In early 2021, a review of all the carbon dioxide scientific research published since 2004 was published by Sindhaj et al (2021). Before release of the McKeegan results, they were concerned about the possibility of LAPS causing physiological pain.

It is my opinion that genomic sequencing studies shold be conducted to determine the genetic differences in pigs that remain calm in CO2 compared to pigs that have escape reactions. From my own experience, I have observed huge differences on how pigs react to CO2. For certain genetic lines of pigs, CO2 is highly aversive. Selective breeding may be a solution to reducng pig welfare concerns during CO2 stunning.

It is important to remember that different species of animals have different reactions. In poultry, a stunning system where CO2 concentrations are slowly increased from low to high is definitely a humane alternative to hanging birds on the line for electrical stunning.

 


Video Cameras Required to Evaluate Pig Reactions in Large CO2 Machines

To assess the pig’s reaction in large commercial CO2 machines will require the use of video cameras installed in the pit. In the large machine, the gondolas travel through the CO2 on a continuous conveyor, which is like a skinny Ferris wheel. Viewing he pigs when they reach the bottom of the deep pit is impossible because the next gondola blocks the view. In small deep lift machines that have a single gondola, that goes up and down like an elevator (lift), it is possible to see the pigs through the entire process. Poultry systems are easier to evaluate through either windows or video cameras because all the equipment is in cabinets that are mounted on top of the abattoir floor.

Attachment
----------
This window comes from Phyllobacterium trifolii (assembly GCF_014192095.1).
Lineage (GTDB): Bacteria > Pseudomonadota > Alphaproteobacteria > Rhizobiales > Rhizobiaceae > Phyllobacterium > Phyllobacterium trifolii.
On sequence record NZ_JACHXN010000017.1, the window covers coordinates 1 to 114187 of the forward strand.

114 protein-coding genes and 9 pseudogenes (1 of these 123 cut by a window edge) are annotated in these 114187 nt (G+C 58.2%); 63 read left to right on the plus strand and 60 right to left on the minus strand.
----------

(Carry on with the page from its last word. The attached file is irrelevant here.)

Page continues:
Researchers have found that there is an excitation phase that occurs before the loss of consciousness (Hoenderken, 1978, 1983 and Rodrigues et al., 2008). Loss of posture or escape movements could not be assessed in Rodrigues et al (2008) because the pigs were held in a net sling. It is the author’s opinion that some discomfort, such as heaad shaking or gasping, may be an acceptable tradeoff to achieve low stress handling with no electric prods. It is also the author’s opinion that when escape attempts occur, the pig’s welfare is not acceptable. An escape attempt is scored if a pig attempts escape from the gondola or other container. After it is lowered into the gas, Verhoeven et al. (2016a) observed signs of pig aversion to CO2 but 0% attempted to escape.

Genetic Differences in Pig Reaction to CO2

A possible best way to improve animal welfare during induction of CO2 anesthesia is genetic selection. Dodman (1977) reported that the reaction of pigs to CO2 was high variable. Forslid (1987) used EEG to determine that in purebred Yorkshire pigs, the excitation phase occurred after loss of consciousness. Unfortunately, he never tested any other breeds of pigs.

Grandin (1988) observed pigs in small CO2 machines where their reactions can be viewed. The observations were conducted before the large breeding companies had introduced large numbers of hybrid pigs. It would have been a genetically diverse population.